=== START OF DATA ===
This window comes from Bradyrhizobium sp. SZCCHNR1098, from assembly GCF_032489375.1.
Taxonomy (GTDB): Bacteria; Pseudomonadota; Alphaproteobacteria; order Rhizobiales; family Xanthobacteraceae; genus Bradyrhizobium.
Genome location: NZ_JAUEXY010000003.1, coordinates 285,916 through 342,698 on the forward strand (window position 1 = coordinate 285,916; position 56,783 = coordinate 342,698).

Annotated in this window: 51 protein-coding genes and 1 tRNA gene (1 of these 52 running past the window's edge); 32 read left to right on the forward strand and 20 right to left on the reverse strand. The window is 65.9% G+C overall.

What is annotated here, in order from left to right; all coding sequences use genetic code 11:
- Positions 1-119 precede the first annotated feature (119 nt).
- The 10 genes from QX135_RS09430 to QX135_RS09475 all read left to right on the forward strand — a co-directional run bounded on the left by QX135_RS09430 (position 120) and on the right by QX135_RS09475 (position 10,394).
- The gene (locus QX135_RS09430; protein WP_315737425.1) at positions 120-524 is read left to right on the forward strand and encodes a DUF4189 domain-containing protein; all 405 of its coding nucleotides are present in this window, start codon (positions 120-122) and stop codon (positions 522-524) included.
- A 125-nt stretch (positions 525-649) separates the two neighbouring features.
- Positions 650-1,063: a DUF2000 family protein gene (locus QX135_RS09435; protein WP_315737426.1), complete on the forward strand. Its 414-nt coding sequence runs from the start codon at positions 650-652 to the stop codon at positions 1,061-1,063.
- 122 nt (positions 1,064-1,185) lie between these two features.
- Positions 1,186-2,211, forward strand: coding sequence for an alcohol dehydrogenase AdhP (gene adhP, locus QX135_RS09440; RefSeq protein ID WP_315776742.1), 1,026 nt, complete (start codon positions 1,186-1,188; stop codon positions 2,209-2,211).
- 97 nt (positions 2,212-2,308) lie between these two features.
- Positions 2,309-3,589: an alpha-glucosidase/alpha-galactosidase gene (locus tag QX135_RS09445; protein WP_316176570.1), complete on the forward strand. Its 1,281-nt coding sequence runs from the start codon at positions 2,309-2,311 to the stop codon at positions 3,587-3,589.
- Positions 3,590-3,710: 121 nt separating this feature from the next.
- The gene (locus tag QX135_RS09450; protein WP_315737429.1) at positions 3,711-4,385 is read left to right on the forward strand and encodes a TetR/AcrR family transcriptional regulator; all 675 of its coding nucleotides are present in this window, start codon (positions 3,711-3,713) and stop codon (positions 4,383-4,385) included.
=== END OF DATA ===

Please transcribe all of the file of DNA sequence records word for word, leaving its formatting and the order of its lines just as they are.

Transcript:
This window comes from Bradyrhizobium sp. SZCCHNR1098, from assembly GCF_032489375.1.
Taxonomy (GTDB): Bacteria; Pseudomonadota; Alphaproteobacteria; order Rhizobiales; family Xanthobacteraceae; genus Bradyrhizobium.
Genome location: NZ_JAUEXY010000003.1, coordinates 285,916 through 342,698 on the forward strand (window position 1 = coordinate 285,916; position 56,783 = coordinate 342,698).

Annotated in this window: 51 protein-coding genes and 1 tRNA gene (1 of these 52 running past the window's edge); 32 read left to right on the forward strand and 20 right to left on the reverse strand. The window is 65.9% G+C overall.

What is annotated here, in order from left to right; all coding sequences use genetic code 11:
- Positions 1-119 precede the first annotated feature (119 nt).
- The 10 genes from QX135_RS09430 to QX135_RS09475 all read left to right on the forward strand — a co-directional run bounded on the left by QX135_RS09430 (position 120) and on the right by QX135_RS09475 (position 10,394).
- The gene (locus QX135_RS09430; protein WP_315737425.1) at positions 120-524 is read left to right on the forward strand and encodes a DUF4189 domain-containing protein; all 405 of its coding nucleotides are present in this window, start codon (positions 120-122) and stop codon (positions 522-524) included.
- A 125-nt stretch (positions 525-649) separates the two neighbouring features.
- Positions 650-1,063: a DUF2000 family protein gene (locus QX135_RS09435; protein WP_315737426.1), complete on the forward strand. Its 414-nt coding sequence runs from the start codon at positions 650-652 to the stop codon at positions 1,061-1,063.
- 122 nt (positions 1,064-1,185) lie between these two features.
- Positions 1,186-2,211, forward strand: coding sequence for an alcohol dehydrogenase AdhP (gene adhP, locus QX135_RS09440; RefSeq protein ID WP_315776742.1), 1,026 nt, complete (start codon positions 1,186-1,188; stop codon positions 2,209-2,211).
- 97 nt (positions 2,212-2,308) lie between these two features.
- Positions 2,309-3,589: an alpha-glucosidase/alpha-galactosidase gene (locus tag QX135_RS09445; protein WP_316176570.1), complete on the forward strand. Its 1,281-nt coding sequence runs from the start codon at positions 2,309-2,311 to the stop codon at positions 3,587-3,589.
- Positions 3,590-3,710: 121 nt separating this feature from the next.
- The gene (locus tag QX135_RS09450; protein WP_315737429.1) at positions 3,711-4,385 is read left to right on the forward strand and encodes a TetR/AcrR family transcriptional regulator; all 675 of its coding nucleotides are present in this window, start codon (positions 3,711-3,713) and stop codon (positions 4,383-4,385) included.